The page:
Review: The Ten Commandments (Remake)

Jason Camiolo and Randy Edelman’s ‘The Ten Commandments’ is a poor attempt at remaking director Cecil B DeMille’s magnificent classic

Film: The Ten Commandments
Director: Robert Dornhelm and Geoffrey Madeja
Cast: Dougray Scott as Moses, Linus Roache as Aaron, Naveen Andrews as Menerith, Mía Maestro as Zipporah, Paul Rhys as Ramses, Richard O’Brien as Anander, Silas Carson as Jered, Padma Lakshmi as Princess Bithia, Susan Lynch as Miriam, Claire Bloom as Rani and Omar Sharif as Jethro
Music Composed by- Jason Camiolo and Randy Edelman
Cinematography-Edward J.Pei

Directors Jason Camiolo and Randy Edelman’s ‘The Ten Commandments’ is actually a poor attempt at remaking director Cecil B DeMille’s magnificent classic ‘The Ten Commandments’.

However, to their credit, directors Camiolo and Edelman attempt to narrate the whole story of Moses in greater detail and with more precision than Cecil Demille.

This latest version is quite different from the earlier one. While in Cecil Demille’s version, Moses rises as a powerful prince and the Pharoah even considers making him a heir to his throne before he gets banished into the desert, in this version, Moses is shown killing an Egyptian overseer attempting to outrage the modesty of a Hebrew slave and then, fleeing into the desert, fearing punishment.

This isn’t the only place where the story differs from the earlier version. At several points, the new version is quite different from Cecil Demille’s version.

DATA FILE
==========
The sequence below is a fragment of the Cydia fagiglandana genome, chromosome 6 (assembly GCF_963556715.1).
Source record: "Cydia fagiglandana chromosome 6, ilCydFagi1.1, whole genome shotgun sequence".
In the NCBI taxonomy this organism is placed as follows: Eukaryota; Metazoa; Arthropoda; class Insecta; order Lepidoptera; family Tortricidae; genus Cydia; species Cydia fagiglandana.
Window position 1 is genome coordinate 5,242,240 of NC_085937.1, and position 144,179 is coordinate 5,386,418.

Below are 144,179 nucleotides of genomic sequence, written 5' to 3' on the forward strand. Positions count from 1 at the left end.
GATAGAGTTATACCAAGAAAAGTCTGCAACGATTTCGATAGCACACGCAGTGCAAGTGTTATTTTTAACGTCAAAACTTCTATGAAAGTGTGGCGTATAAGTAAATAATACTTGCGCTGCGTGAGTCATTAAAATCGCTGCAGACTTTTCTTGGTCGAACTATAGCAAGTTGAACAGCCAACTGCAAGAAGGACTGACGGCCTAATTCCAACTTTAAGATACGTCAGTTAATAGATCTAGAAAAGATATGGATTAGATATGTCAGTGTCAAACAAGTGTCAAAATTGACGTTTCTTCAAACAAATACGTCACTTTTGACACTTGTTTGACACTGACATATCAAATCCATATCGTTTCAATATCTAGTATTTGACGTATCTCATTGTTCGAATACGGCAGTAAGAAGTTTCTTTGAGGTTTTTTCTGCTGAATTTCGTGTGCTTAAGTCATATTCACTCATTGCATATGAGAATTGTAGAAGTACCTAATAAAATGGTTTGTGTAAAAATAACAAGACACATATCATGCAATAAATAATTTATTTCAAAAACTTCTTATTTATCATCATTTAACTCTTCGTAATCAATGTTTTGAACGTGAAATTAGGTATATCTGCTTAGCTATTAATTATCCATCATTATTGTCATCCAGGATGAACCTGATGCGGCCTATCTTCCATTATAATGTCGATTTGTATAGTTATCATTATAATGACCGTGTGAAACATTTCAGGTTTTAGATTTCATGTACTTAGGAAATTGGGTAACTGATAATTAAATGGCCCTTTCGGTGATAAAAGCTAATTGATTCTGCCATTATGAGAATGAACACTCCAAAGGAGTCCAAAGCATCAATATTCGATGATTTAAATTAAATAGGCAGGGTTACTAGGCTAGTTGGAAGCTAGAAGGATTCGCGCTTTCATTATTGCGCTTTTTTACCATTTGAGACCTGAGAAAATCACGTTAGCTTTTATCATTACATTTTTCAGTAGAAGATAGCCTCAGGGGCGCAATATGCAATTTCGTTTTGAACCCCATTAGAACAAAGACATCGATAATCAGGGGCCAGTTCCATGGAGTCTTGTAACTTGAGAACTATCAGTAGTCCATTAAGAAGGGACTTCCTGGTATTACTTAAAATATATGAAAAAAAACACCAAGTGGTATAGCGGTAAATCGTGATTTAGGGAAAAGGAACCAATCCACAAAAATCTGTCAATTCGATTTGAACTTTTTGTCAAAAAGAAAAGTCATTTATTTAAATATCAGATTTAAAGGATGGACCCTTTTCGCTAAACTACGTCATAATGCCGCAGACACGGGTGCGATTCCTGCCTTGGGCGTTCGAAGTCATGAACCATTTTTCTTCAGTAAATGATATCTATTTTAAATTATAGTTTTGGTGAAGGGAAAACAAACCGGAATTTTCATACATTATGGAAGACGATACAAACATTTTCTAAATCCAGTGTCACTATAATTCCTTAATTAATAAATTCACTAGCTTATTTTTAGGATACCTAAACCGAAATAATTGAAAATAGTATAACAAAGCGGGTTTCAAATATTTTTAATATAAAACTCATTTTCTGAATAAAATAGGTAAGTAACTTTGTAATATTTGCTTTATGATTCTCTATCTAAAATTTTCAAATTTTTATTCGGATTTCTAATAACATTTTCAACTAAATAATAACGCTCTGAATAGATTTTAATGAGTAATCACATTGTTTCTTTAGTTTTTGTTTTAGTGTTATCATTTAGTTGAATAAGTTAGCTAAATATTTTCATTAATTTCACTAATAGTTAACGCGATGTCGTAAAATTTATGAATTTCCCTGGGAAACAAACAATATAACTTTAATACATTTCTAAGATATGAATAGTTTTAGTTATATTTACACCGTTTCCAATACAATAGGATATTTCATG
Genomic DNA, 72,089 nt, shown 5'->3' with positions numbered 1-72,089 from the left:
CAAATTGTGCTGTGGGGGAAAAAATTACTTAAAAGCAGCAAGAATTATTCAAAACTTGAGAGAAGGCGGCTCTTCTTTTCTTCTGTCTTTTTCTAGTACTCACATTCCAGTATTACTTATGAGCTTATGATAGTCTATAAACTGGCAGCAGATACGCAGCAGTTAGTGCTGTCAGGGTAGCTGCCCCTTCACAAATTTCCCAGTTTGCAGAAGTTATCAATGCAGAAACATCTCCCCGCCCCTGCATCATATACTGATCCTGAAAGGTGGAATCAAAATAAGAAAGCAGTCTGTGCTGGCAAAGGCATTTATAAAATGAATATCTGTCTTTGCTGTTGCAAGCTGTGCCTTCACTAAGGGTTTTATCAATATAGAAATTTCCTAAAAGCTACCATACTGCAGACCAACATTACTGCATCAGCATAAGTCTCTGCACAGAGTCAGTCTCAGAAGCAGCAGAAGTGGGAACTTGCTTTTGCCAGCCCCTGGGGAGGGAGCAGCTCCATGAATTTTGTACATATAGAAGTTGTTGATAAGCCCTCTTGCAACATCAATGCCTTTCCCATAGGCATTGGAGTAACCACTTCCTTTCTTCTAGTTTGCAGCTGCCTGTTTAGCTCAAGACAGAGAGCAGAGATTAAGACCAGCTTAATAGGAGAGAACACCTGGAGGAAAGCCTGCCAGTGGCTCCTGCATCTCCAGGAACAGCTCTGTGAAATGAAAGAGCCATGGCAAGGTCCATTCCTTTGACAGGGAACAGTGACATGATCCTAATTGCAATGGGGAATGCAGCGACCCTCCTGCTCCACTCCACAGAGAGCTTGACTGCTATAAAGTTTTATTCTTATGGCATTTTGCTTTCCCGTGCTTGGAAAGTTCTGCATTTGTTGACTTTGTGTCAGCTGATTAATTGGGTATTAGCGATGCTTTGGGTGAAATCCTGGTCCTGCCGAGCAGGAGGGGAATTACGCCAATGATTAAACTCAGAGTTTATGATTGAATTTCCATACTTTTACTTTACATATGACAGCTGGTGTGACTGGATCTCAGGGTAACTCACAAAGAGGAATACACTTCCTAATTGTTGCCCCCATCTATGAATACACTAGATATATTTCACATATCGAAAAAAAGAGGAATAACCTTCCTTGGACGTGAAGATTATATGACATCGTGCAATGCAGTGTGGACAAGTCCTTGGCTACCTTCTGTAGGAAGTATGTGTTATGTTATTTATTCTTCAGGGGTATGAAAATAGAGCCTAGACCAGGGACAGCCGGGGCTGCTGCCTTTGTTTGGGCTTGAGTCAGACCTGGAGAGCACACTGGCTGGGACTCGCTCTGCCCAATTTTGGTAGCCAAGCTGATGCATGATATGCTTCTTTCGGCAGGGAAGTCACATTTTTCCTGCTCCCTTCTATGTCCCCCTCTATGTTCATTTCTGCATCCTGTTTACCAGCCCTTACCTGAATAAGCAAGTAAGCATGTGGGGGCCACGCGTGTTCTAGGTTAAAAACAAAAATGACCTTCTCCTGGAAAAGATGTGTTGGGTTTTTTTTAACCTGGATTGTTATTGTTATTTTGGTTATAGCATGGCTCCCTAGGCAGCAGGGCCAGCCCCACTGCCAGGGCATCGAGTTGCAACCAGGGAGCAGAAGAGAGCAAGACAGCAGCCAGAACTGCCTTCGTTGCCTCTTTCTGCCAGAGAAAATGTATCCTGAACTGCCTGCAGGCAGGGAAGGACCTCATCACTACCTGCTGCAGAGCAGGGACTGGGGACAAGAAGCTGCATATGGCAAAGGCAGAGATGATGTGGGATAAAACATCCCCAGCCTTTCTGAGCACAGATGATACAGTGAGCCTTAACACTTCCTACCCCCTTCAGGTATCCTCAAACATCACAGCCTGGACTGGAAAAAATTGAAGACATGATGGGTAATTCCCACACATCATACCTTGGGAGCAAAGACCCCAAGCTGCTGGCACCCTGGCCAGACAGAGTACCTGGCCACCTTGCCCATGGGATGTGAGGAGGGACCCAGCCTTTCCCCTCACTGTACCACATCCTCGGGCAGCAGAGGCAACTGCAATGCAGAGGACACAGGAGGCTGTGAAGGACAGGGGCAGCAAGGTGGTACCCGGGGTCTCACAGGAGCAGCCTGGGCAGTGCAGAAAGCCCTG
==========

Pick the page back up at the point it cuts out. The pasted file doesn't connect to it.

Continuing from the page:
While the new version might be more accurate in narrating what actually happened, there can be no disputing the fact that Cecil B Demille is clearly the more impressive one and the primary reason for that is the manner in which the story is narrated.

Firstly, the newer version is devoid of grandeur. It looks like a poorer version of the original ‘Ten Commandments’.

Secondly, the original had Elmer Bernstein’s music as one of its pillars. Jason Camiolo and Randy Edelman’s music for this new version is nowhere close to being as impressive as the music one heard in the original.

Thirdly, the story in the newer version is told in a great hurry as they seek to cover most of the events that happened in Moses’s life. However, for those who have already watched Cecil B DeMille’s version, this kind of gets annoying. One tends to get the feeling that important details while narrating landmark developments in Moses’ life have been given a miss.

This apart, only a few actors come up with convincing performances. Dougray Scott takes time to settle into the role of Moses but after a while, is convincing and comes up with a neat performance. Naveen Andrews as Menerith is impressive as is Omar Sharif as Jethro.

Paul Rhys as Ramses is initially impressive but one tends to feel sorry for him as he’s got a very limited role to play in the film.

To even consider remaking a classic like ‘The Ten Commandments’ requires great courage and one has to give directors Jason Camiolo and Randy Edelman credit for it. However, one cannot but admit that this version is a sad attempt at narrating the story of Moses.